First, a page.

Functional data analysis refers to a collection of methods for analyzing data over a curve, surface or continuum. In today's post I'll explain why and when to use functional data analysis and show you some examples.
Why functional data analysis?
In classical statistics, we work with measurements that consist of a single number, such as a person's weight. Whereas in, multivariate statistics, we take multiple measurements for each subject/unit, e.g. height, weight, and age. In some applications, it is useful to consider more general objects as the unit of measurement under study. For example, treating blood vessels in a human body as tree-structured data or 3D brain images as a special mathematical manifold.
With advances in data collection methods, there are now several fields that generate samples at such a fine grid. It makes more sense to think of each sample as being observed on a continuum. The continuum is usually time; for example, the high frequency, tick by tick values of a stock market index. However, the continuum may not always be time; for example, we might have measurements of the coordinates in a plane of children's gaits.
Examples of functional data analysis
The following figure contains four examples of functional data analysis. The top two plots show only a single functional data observation from a sample. The first shows a growth curve for one infant during the first 40 days from birth. The second shows knee and hip angles for one boy during his gait cycle.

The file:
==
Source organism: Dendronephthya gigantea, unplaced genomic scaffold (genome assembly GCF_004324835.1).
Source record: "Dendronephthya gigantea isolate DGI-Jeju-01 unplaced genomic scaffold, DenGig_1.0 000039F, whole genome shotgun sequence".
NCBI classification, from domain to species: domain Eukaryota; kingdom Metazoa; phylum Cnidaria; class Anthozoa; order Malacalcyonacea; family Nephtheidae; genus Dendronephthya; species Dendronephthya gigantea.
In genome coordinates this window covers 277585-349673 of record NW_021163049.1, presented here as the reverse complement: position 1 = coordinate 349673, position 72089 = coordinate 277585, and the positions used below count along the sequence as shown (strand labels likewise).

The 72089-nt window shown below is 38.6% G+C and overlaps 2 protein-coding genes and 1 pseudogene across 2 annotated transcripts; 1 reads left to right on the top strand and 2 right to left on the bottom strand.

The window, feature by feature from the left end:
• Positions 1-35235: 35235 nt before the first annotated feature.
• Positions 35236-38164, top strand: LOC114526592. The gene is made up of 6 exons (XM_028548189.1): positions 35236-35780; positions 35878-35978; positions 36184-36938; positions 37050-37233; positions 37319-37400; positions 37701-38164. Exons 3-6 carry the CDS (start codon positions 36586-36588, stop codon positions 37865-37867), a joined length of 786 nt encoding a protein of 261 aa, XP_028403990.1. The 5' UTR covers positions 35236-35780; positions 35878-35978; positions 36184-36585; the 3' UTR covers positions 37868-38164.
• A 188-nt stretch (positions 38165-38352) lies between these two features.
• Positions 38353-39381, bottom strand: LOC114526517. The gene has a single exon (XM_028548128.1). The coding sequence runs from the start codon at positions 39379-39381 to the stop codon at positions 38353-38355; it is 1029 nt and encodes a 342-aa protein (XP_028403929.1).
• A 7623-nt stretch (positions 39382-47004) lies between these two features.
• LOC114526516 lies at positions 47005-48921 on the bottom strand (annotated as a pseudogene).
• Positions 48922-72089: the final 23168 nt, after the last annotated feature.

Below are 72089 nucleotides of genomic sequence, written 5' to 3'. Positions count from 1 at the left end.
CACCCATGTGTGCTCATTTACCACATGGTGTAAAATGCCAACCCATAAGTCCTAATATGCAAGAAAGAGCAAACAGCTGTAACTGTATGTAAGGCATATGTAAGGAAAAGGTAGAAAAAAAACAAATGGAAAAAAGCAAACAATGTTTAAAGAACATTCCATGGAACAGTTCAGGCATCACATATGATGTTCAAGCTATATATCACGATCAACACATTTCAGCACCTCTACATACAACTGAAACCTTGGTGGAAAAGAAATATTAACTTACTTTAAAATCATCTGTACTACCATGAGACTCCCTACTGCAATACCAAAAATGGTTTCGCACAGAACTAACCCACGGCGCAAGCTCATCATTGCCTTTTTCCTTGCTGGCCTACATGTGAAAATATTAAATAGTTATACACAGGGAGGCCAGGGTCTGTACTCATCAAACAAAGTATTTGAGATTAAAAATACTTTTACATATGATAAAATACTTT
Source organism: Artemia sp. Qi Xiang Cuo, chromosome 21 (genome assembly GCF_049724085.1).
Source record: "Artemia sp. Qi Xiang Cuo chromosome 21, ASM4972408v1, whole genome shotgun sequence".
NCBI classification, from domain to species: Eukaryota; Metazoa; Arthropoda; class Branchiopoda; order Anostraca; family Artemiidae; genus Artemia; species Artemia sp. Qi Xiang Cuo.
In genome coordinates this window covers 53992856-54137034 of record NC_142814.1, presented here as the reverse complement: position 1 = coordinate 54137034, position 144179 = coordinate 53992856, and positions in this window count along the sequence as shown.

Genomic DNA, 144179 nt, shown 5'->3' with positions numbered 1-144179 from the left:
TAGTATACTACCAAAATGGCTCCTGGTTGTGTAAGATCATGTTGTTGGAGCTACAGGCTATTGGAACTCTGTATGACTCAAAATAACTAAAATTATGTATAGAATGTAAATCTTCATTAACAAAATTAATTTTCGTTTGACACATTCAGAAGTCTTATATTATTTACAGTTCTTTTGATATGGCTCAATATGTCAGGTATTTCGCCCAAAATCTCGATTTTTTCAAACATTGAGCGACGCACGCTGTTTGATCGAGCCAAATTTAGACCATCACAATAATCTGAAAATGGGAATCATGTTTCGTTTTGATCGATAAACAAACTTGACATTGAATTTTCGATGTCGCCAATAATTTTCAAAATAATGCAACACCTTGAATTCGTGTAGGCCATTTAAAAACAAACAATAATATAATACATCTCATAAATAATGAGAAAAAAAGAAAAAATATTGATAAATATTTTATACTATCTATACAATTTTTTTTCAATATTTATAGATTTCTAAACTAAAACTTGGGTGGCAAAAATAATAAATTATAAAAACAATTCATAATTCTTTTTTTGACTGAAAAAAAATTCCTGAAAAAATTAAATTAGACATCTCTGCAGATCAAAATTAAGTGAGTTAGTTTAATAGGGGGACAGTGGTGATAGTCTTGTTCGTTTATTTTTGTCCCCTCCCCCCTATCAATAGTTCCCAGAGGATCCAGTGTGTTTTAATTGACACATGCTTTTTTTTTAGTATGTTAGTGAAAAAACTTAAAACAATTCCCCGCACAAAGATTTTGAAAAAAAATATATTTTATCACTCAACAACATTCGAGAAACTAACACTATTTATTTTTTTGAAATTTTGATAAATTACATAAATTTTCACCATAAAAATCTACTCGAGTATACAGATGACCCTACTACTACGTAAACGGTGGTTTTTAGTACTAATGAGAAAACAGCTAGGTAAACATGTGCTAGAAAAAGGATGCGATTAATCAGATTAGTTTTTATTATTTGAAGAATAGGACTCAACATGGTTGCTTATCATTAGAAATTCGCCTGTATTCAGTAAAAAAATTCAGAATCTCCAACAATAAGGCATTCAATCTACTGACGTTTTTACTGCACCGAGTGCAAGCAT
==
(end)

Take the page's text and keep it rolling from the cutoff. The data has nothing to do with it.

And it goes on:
The bottom two plots show a collection of curves from two more datasets. The first are annual counts of the number of sightings for 15 different bird species at the Kodak National Wildlife Refuge in Alaska between 1986 to 2005. The final plot shows a summary measure called mean diffusivity that results from a brain imaging technique known as diffusion tensor imaging. The mean diffusivity at 93 positions in a particular tract in the brain is shown for five subjects.
More information about functional data analysis
An important assumption is that the underlying functions are smooth, i.e. generally well-behaved and not too wiggly. This type of data analysis is particularly useful when you wish to learn information about the rate of change (i.e. the derivatives) of the subject. A classic example from physics would be to study the speed and acceleration of an object given measurements of its position over time.
Whilst the underlying mathematical theory can be quite complicated, analyzing the data in practice is accomplished using simple extensions of popular tools from multivariate statistics. One frequently used approach is an extension of principal components analysis to functional data called FPCA.
Another popular use case is using the curves as inputs or outputs in a regression analysis. The functional linear model is both the simplest and the most popular. Perhaps the most promising application involves using functional data methods to analyze dynamical systems such as those arising in population dynamics.
Want to find out more about data analysis? Check out more topics on our Displayr blog.